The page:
Still, when there is experimental data to support it, I get interested in dark-matter candidates again. My cynicism aside, there are actually a few results hanging around that seem hard to explain. For instance, the hydrogen in the early Universe seems to have absorbed less light than expected. The center of the galaxy emits an unexpected amount of gamma rays (though they might be due to ordinary matter). And the neutrinos observed by the IceCube Neutrino Observatory in the Antarctic seem to be a bit weird, too.

Neutrinos on ice

Out of all of these, a recent explanation for the IceCube data has caught my attention because it is reasonably simple. This is in contrast to a recent proposal for a Bose-Einstein condensate of dark matter to explain the lack of hydrogen absorption, which seems hideously complex.

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Source: Ars Technica | 24 Sep 2018 | 10:24 am

When supplies of drugs run low, drug prices mysteriously rise, data shows
High angle close-up view still life of an opened prescription bottles with pills and medication spilling onto ae background of money, U.S. currency with Lincoln Portrait.

Enlarge / Not so honest drug pricing? (credit: Getty | YinYang)

When nearly 100 drugs became scarce between 2015 and 2016, their prices mysteriously increased more than twice as fast as their expected rate, an analysis recently published in the Annals of Internal Medicine reveals. The price hikes were highest if the pharmaceutical companies behind the drugs had little competition, the study also shows.

The authors—a group of researchers at the University of Pittsburgh and one at Harvard Medical School—can’t say for sure why the prices increased just based off the market data. But they can take a shot at possible explanations. The price hikes “may reflect manufacturers' opportunistic behavior during shortages, when the imbalance between supply and demand increases willingness to pay,” they conclude.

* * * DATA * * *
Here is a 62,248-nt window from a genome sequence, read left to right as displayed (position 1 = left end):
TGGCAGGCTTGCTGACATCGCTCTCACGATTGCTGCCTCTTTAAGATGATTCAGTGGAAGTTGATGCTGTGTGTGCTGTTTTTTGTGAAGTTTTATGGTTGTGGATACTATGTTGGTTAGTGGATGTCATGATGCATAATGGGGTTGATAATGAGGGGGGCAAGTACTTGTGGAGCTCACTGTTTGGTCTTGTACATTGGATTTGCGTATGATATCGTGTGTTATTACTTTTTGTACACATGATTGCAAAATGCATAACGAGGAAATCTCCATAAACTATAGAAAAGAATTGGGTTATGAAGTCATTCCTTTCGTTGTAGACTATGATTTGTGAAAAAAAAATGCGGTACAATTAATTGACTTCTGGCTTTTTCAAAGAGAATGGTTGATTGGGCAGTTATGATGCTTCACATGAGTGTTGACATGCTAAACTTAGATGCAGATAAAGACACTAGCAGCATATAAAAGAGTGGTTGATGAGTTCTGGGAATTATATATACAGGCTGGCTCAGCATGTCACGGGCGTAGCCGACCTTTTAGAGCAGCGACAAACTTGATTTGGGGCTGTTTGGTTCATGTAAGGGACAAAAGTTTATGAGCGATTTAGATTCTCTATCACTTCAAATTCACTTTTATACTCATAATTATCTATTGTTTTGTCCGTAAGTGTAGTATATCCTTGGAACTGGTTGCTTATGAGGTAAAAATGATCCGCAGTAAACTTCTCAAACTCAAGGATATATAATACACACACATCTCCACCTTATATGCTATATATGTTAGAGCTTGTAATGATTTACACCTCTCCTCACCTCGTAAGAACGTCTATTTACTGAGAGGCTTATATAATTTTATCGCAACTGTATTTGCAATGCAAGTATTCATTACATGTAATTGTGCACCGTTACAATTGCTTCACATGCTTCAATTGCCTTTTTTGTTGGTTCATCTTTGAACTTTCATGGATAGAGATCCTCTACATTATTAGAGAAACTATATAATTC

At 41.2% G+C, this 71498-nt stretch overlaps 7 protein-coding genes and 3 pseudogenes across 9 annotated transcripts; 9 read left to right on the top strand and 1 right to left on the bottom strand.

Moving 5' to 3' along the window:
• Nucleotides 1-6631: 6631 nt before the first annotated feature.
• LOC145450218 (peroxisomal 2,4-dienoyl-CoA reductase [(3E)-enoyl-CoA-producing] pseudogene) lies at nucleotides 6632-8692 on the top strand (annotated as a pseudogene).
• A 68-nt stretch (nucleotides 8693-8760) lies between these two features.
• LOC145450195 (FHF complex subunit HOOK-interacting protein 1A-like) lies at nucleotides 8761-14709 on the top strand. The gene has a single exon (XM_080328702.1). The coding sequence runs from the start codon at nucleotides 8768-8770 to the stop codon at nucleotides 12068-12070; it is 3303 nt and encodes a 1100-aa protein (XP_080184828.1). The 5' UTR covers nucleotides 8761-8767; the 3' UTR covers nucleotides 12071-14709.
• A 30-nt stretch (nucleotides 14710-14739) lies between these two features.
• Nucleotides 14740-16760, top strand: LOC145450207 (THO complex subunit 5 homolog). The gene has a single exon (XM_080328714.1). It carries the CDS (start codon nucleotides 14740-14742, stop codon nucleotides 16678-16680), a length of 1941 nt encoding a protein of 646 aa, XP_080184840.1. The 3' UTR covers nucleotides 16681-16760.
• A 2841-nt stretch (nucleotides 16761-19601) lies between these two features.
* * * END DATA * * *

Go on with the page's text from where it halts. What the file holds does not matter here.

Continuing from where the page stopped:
“There aren’t a lot of industries where if a manufacturer botches the production of a product and is responsible for a reduction in supply that they are able to profit from that... It is the federal government, underinsured, and uninsured patients that are picking up the tab," co-author William Shrank of the University of Pittsburgh noted in an interview with Bloomberg.

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Source: Ars Technica | 24 Sep 2018 | 10:12 am

Captain Cook’s HMS Endeavour found off the coast of Rhode Island
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Enlarge (credit: Archives New Zealand)

250 years ago, Captain Cook and naturalist Sir Joseph Banks set sail in HMS Endeavour to find the rumored southern continent (of course, indigenous Australians had known about it for tens of thousands of years at that point). In 1770, the voyage arrived at Botany Bay, on the Australian coast, as part of three of Cook's famed voyages. He was killed in Hawaii during the last of them.

Cook's famous ship had a somewhat less-dramatic ending after it returned to Britain in the early 1770s. The Royal Navy sold her in 1775 to a private owner, and the ship that had once been a vehicle of exploration spent the first half of the Revolutionary War as a contracted troop transport and prison ship under the name Lord Sandwich. Then, in 1778, besieged British forces deliberately sank (or “scuttled” in nautical parlance) her, along with a dozen other ships, to help block the entrance of Rhode Island Harbor from French ships.

Now archaeologists with the Rhode Island Marine Archaeology Project, or RIMAP, say they’ve found her again, although they have more work ahead to demonstrate it.

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Source: Ars Technica | 24 Sep 2018 | 10:04 am

Sex, violence, drugs get the axe in Apple’s upcoming original content
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Enlarge / The Apple TV 4K and remote. (credit: Samuel Axon)